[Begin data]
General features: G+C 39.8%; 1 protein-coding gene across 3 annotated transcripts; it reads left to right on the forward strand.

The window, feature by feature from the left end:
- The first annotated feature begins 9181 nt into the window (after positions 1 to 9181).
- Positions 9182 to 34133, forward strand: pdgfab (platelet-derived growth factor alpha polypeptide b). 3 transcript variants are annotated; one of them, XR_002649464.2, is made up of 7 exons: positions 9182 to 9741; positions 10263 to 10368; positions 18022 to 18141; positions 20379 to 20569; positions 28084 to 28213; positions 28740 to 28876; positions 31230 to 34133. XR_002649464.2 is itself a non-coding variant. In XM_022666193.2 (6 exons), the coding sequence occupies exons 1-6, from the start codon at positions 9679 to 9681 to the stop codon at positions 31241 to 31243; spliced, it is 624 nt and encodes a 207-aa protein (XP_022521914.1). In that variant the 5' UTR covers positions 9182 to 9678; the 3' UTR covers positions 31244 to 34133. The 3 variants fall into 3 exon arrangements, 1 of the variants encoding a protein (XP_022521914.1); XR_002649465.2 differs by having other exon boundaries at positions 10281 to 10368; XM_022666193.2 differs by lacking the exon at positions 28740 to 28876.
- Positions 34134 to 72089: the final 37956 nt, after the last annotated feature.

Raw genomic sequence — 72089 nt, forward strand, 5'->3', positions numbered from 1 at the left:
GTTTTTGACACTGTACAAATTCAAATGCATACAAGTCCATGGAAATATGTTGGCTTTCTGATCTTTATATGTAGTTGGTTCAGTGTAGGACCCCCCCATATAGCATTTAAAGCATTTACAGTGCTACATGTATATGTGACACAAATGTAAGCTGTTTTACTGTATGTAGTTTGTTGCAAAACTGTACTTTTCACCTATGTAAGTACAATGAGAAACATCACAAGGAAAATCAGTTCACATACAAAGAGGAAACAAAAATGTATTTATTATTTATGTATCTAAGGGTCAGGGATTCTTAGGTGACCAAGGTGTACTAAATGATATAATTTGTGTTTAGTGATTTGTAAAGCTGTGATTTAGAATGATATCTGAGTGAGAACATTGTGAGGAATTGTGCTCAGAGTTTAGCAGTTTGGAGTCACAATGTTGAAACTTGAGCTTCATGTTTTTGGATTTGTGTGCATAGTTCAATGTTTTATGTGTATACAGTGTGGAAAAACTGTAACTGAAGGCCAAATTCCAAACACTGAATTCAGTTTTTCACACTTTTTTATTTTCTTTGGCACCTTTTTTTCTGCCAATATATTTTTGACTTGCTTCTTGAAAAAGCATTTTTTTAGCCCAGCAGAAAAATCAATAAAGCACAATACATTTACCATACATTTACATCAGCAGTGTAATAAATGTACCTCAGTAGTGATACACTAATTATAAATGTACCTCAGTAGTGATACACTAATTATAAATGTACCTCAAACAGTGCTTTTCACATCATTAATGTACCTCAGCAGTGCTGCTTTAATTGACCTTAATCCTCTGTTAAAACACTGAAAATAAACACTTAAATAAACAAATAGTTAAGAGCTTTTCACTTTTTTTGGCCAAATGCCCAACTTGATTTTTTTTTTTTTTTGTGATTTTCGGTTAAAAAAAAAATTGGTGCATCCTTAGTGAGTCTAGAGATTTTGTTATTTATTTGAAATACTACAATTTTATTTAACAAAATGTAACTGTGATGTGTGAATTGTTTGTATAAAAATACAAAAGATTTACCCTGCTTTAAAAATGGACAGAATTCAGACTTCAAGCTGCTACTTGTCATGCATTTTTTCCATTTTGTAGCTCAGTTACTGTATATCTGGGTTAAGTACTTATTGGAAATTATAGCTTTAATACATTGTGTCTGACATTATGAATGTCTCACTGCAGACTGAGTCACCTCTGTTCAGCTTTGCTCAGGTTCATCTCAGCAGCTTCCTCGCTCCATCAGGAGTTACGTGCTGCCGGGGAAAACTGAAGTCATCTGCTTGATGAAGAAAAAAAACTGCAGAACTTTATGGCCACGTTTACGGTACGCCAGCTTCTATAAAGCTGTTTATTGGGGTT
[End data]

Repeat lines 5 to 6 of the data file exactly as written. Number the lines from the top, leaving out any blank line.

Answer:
- Positions 34134 to 72089: the final 37956 nt, after the last annotated feature.

Raw genomic sequence — 72089 nt, forward strand, 5'->3', positions numbered from 1 at the left: